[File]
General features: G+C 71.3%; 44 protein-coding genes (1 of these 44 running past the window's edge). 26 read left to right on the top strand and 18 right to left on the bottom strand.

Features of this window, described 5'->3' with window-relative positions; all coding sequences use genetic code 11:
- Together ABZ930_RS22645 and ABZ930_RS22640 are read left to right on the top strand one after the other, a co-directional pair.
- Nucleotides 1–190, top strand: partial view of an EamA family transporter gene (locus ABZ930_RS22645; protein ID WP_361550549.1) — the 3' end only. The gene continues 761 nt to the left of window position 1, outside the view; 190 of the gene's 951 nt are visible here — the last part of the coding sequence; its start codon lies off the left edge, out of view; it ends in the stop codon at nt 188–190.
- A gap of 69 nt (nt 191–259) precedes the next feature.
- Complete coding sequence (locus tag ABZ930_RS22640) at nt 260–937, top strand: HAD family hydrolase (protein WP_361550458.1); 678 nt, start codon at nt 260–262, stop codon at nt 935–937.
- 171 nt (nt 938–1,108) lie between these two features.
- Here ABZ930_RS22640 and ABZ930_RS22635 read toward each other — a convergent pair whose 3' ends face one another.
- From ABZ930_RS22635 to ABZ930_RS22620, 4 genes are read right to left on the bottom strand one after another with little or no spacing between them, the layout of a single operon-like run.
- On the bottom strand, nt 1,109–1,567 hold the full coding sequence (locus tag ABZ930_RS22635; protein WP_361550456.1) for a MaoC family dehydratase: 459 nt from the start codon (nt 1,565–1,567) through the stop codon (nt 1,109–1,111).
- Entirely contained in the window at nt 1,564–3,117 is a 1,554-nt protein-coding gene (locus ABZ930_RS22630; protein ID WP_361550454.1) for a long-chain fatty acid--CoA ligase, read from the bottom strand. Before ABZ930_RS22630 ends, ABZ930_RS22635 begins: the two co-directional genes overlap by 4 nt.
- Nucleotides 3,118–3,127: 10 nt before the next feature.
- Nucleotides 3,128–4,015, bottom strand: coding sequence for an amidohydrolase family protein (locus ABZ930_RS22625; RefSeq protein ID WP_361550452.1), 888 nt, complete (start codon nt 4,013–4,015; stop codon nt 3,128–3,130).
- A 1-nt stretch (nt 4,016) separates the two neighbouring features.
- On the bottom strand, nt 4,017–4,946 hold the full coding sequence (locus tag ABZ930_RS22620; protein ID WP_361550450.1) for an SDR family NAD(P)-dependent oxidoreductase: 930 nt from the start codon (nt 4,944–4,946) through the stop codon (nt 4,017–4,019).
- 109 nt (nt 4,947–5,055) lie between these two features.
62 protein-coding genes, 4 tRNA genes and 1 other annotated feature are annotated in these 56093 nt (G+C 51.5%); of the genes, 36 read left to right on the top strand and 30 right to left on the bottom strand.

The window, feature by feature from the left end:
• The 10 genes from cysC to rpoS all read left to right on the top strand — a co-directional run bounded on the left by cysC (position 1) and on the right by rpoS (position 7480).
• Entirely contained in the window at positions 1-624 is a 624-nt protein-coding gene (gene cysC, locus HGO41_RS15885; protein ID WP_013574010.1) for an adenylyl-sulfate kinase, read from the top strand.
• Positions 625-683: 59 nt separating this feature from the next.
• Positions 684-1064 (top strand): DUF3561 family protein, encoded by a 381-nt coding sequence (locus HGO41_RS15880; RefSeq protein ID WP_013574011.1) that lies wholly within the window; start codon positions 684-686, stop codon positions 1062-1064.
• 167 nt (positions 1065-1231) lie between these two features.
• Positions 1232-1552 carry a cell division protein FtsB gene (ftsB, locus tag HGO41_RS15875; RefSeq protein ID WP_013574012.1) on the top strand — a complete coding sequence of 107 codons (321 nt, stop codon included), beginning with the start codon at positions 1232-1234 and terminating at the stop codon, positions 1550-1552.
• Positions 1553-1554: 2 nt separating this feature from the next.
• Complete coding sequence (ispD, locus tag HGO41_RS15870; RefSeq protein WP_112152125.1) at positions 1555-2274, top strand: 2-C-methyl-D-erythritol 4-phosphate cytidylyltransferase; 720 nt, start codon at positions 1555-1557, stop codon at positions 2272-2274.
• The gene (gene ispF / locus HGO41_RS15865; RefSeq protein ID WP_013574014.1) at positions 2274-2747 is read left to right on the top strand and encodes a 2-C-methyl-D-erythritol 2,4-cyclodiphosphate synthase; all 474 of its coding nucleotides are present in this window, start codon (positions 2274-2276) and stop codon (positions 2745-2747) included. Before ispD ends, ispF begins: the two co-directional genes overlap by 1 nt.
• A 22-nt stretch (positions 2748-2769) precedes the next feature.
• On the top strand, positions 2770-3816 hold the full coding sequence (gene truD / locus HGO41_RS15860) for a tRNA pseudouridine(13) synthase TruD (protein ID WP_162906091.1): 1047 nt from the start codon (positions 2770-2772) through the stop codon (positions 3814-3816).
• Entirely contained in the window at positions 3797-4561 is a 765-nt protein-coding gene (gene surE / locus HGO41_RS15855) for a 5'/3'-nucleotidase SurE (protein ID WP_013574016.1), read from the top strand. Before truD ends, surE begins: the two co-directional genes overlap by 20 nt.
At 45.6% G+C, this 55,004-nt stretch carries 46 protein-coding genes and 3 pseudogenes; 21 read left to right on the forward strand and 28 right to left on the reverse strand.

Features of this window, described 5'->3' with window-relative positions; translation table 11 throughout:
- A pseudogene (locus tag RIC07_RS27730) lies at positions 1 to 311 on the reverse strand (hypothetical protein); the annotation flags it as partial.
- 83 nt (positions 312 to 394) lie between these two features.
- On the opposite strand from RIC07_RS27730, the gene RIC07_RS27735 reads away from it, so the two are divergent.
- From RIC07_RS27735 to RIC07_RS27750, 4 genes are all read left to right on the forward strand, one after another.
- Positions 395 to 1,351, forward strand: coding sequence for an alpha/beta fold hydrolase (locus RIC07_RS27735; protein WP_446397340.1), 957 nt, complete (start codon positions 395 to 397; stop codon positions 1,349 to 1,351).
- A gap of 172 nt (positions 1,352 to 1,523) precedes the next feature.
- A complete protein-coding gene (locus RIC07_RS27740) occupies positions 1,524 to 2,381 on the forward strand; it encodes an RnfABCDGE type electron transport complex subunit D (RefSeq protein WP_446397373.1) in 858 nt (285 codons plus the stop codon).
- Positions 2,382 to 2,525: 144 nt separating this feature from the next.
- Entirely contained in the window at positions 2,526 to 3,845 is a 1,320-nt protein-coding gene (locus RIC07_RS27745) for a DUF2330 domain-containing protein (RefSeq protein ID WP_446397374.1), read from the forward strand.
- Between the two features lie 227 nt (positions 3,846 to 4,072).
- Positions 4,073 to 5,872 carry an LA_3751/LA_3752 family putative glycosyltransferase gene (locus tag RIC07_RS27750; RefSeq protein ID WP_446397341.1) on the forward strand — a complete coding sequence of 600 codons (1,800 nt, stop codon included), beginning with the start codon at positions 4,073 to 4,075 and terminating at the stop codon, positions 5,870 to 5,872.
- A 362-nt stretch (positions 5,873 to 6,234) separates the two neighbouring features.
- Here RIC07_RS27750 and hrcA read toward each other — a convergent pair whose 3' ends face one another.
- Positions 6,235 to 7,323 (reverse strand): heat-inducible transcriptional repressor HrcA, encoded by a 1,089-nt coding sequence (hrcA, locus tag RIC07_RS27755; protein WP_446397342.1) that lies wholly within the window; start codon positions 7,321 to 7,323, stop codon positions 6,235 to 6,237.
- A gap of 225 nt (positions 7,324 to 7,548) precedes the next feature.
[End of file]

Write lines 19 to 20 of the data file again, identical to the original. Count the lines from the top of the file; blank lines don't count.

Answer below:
• The 10 genes from cysC to rpoS all read left to right on the top strand — a co-directional run bounded on the left by cysC (position 1) and on the right by rpoS (position 7480).
• Entirely contained in the window at positions 1-624 is a 624-nt protein-coding gene (gene cysC, locus HGO41_RS15885; protein ID WP_013574010.1) for an adenylyl-sulfate kinase, read from the top strand.